I meant to point out in the “King James” thread that one reason they use these ancient translations, in spite of their shortcomings, is because they are in the public domain, and can be published without any restrictions. A biggie is that they don’t have to support the ongoing research (i.e. pay). There are other stump-jumping backwoods churches that print their own versions, or abridged versions, of the King James Bible for similar reasons. For example, (sadly) a friend’s wife attends an independent Baptist church that prints their own bibles, and they just leave out the parts that their preacher doesn’t approve of. For example, she says things like, “James has no ‘authority’,” whatever that means.
Just like the KJV uses archaic English, which somehow makes Mormons believe in it even more, the Italian Diodati Bible version uses archaic Italian. It's like reading Dante, or something. When I was on a mission to Italy in the late 1960's, we had maybe three versions in use, because no one had stipulated which to use. But the Diodati version became more and more popular among American members in Italy, precisely because it is more difficult to understand than something in modern Italian.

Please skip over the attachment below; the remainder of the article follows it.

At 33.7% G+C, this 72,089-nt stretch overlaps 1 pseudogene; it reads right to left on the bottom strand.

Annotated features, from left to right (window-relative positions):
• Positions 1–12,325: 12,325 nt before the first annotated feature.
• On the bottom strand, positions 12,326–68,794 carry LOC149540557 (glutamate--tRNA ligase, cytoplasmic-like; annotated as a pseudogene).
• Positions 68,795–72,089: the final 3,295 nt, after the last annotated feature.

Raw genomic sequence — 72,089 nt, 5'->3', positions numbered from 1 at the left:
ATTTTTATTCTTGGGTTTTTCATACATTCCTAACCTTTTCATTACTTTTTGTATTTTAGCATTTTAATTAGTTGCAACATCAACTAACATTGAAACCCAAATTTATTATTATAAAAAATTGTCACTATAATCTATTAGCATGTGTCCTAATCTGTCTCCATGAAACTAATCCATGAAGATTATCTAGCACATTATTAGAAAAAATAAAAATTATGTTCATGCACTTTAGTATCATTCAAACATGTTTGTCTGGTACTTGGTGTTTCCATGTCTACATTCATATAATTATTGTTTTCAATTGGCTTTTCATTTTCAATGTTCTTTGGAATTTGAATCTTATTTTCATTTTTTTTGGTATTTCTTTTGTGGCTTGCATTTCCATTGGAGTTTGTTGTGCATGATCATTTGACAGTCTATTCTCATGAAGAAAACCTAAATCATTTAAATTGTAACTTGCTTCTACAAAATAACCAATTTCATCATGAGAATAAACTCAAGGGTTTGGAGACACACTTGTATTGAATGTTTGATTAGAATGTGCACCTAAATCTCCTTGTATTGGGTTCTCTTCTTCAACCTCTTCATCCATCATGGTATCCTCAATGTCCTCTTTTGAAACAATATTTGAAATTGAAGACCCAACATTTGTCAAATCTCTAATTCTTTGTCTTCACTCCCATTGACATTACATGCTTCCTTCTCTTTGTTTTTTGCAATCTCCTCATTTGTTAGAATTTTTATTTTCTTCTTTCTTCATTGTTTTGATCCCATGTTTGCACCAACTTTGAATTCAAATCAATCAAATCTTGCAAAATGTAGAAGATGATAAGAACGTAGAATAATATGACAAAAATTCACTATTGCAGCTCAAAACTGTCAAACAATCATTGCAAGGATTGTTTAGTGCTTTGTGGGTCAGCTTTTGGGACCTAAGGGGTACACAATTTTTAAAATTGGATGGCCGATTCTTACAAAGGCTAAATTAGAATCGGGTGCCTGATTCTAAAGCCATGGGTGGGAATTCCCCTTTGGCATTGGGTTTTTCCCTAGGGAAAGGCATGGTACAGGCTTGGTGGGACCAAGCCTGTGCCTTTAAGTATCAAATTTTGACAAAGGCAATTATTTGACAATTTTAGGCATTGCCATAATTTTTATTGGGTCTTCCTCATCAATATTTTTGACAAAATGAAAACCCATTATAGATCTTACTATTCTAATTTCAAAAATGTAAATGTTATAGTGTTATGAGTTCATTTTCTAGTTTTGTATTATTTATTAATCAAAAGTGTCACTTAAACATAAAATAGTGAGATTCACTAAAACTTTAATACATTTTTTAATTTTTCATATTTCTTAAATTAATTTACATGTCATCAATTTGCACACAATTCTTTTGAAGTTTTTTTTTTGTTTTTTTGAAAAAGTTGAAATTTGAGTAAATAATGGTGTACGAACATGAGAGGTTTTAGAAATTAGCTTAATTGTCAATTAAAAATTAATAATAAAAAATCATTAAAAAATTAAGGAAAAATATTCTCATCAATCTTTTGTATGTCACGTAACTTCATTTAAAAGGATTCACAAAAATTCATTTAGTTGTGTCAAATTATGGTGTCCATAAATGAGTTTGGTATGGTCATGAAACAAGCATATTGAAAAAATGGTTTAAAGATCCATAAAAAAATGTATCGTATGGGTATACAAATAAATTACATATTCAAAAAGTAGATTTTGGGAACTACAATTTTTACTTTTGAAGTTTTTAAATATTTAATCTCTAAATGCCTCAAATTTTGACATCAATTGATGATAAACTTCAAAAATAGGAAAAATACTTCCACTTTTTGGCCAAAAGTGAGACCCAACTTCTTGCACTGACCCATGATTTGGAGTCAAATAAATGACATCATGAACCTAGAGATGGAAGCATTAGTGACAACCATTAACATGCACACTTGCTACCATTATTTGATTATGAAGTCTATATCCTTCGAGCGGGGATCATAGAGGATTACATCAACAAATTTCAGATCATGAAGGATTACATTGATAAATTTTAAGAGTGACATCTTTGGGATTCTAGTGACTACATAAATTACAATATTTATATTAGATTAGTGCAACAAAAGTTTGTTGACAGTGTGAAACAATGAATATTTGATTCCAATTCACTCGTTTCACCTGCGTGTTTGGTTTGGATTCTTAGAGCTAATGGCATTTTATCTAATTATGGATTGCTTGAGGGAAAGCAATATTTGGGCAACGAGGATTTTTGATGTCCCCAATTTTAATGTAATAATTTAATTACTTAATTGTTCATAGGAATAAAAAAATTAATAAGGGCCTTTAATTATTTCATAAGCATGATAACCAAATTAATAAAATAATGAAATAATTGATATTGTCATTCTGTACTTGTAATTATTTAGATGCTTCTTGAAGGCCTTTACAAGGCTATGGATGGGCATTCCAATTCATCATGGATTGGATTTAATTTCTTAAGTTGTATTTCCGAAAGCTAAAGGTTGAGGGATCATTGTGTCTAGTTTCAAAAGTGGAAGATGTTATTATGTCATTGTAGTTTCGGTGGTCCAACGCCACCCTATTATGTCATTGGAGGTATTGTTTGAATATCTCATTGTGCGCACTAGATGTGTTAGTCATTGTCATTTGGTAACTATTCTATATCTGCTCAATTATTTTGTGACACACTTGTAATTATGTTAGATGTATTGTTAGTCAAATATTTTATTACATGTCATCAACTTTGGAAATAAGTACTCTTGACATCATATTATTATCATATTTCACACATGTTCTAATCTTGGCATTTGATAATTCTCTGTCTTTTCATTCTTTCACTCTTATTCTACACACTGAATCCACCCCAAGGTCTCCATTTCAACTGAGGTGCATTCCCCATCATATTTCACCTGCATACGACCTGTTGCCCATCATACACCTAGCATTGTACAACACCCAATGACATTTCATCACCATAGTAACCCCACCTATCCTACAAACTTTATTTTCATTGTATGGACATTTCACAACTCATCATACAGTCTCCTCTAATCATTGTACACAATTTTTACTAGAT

I've talked Bible with my very TBM sister, and she loves the KJV because it's in archaic English, and so therefore is more "meaningful" when read (according to her), even though I pointed out that no one understands very archaic things, like "...wist ye not..., or old conjugations of verbs, and use of nouns that have to be explained to the class right when you're in the middle of a quote. As for the churchc, I think that it also gives LDS, Inc. two things: 1.) Since one quarter of the BoM was lifted verbatim from the 1769 KJV, Mormons have to use the KJV in order to prop up the BoM; 2.) simultaneously, it also gives them an excuse to call out "mistakes" in the Bible, which gives them a convenient escape each time that the Bible doesn't support the Mormon doctrine, so that "...as far as translated correctly" becomes a real handy tool when a doctrine or belief isn't supported by the Bible.